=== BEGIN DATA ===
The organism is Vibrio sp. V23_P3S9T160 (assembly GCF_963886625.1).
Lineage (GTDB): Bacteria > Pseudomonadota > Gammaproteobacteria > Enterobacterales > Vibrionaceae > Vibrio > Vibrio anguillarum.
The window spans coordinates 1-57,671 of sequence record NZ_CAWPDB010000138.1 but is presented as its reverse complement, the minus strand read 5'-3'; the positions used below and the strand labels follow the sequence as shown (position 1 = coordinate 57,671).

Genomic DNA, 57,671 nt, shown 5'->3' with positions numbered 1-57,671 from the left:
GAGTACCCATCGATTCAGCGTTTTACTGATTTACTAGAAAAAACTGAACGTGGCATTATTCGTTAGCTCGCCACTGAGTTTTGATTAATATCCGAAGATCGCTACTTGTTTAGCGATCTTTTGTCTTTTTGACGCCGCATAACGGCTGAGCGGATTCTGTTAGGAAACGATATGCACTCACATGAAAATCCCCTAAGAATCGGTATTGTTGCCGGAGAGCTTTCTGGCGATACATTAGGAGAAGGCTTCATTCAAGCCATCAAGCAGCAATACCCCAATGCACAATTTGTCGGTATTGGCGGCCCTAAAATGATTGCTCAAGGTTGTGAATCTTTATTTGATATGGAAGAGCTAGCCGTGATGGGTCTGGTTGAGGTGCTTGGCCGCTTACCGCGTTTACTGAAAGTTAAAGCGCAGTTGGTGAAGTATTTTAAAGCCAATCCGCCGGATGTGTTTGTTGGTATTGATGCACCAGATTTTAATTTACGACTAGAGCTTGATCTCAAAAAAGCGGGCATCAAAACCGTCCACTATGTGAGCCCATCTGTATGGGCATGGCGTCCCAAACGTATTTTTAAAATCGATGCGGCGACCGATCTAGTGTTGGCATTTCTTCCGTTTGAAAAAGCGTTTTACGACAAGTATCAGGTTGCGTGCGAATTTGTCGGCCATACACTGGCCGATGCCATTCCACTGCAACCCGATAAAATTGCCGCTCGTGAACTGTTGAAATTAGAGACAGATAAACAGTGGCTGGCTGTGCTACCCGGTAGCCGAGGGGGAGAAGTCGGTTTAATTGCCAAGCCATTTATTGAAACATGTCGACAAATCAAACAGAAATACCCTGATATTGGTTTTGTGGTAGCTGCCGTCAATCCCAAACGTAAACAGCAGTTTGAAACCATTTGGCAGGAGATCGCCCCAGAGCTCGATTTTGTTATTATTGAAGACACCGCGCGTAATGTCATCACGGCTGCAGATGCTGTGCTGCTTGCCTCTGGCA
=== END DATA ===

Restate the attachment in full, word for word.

The organism is Vibrio sp. V23_P3S9T160 (assembly GCF_963886625.1).
Lineage (GTDB): Bacteria > Pseudomonadota > Gammaproteobacteria > Enterobacterales > Vibrionaceae > Vibrio > Vibrio anguillarum.
The window spans coordinates 1-57,671 of sequence record NZ_CAWPDB010000138.1 but is presented as its reverse complement, the minus strand read 5'-3'; the positions used below and the strand labels follow the sequence as shown (position 1 = coordinate 57,671).

Genomic DNA, 57,671 nt, shown 5'->3' with positions numbered 1-57,671 from the left:
GAGTACCCATCGATTCAGCGTTTTACTGATTTACTAGAAAAAACTGAACGTGGCATTATTCGTTAGCTCGCCACTGAGTTTTGATTAATATCCGAAGATCGCTACTTGTTTAGCGATCTTTTGTCTTTTTGACGCCGCATAACGGCTGAGCGGATTCTGTTAGGAAACGATATGCACTCACATGAAAATCCCCTAAGAATCGGTATTGTTGCCGGAGAGCTTTCTGGCGATACATTAGGAGAAGGCTTCATTCAAGCCATCAAGCAGCAATACCCCAATGCACAATTTGTCGGTATTGGCGGCCCTAAAATGATTGCTCAAGGTTGTGAATCTTTATTTGATATGGAAGAGCTAGCCGTGATGGGTCTGGTTGAGGTGCTTGGCCGCTTACCGCGTTTACTGAAAGTTAAAGCGCAGTTGGTGAAGTATTTTAAAGCCAATCCGCCGGATGTGTTTGTTGGTATTGATGCACCAGATTTTAATTTACGACTAGAGCTTGATCTCAAAAAAGCGGGCATCAAAACCGTCCACTATGTGAGCCCATCTGTATGGGCATGGCGTCCCAAACGTATTTTTAAAATCGATGCGGCGACCGATCTAGTGTTGGCATTTCTTCCGTTTGAAAAAGCGTTTTACGACAAGTATCAGGTTGCGTGCGAATTTGTCGGCCATACACTGGCCGATGCCATTCCACTGCAACCCGATAAAATTGCCGCTCGTGAACTGTTGAAATTAGAGACAGATAAACAGTGGCTGGCTGTGCTACCCGGTAGCCGAGGGGGAGAAGTCGGTTTAATTGCCAAGCCATTTATTGAAACATGTCGACAAATCAAACAGAAATACCCTGATATTGGTTTTGTGGTAGCTGCCGTCAATCCCAAACGTAAACAGCAGTTTGAAACCATTTGGCAGGAGATCGCCCCAGAGCTCGATTTTGTTATTATTGAAGACACCGCGCGTAATGTCATCACGGCTGCAGATGCTGTGCTGCTTGCCTCTGGCA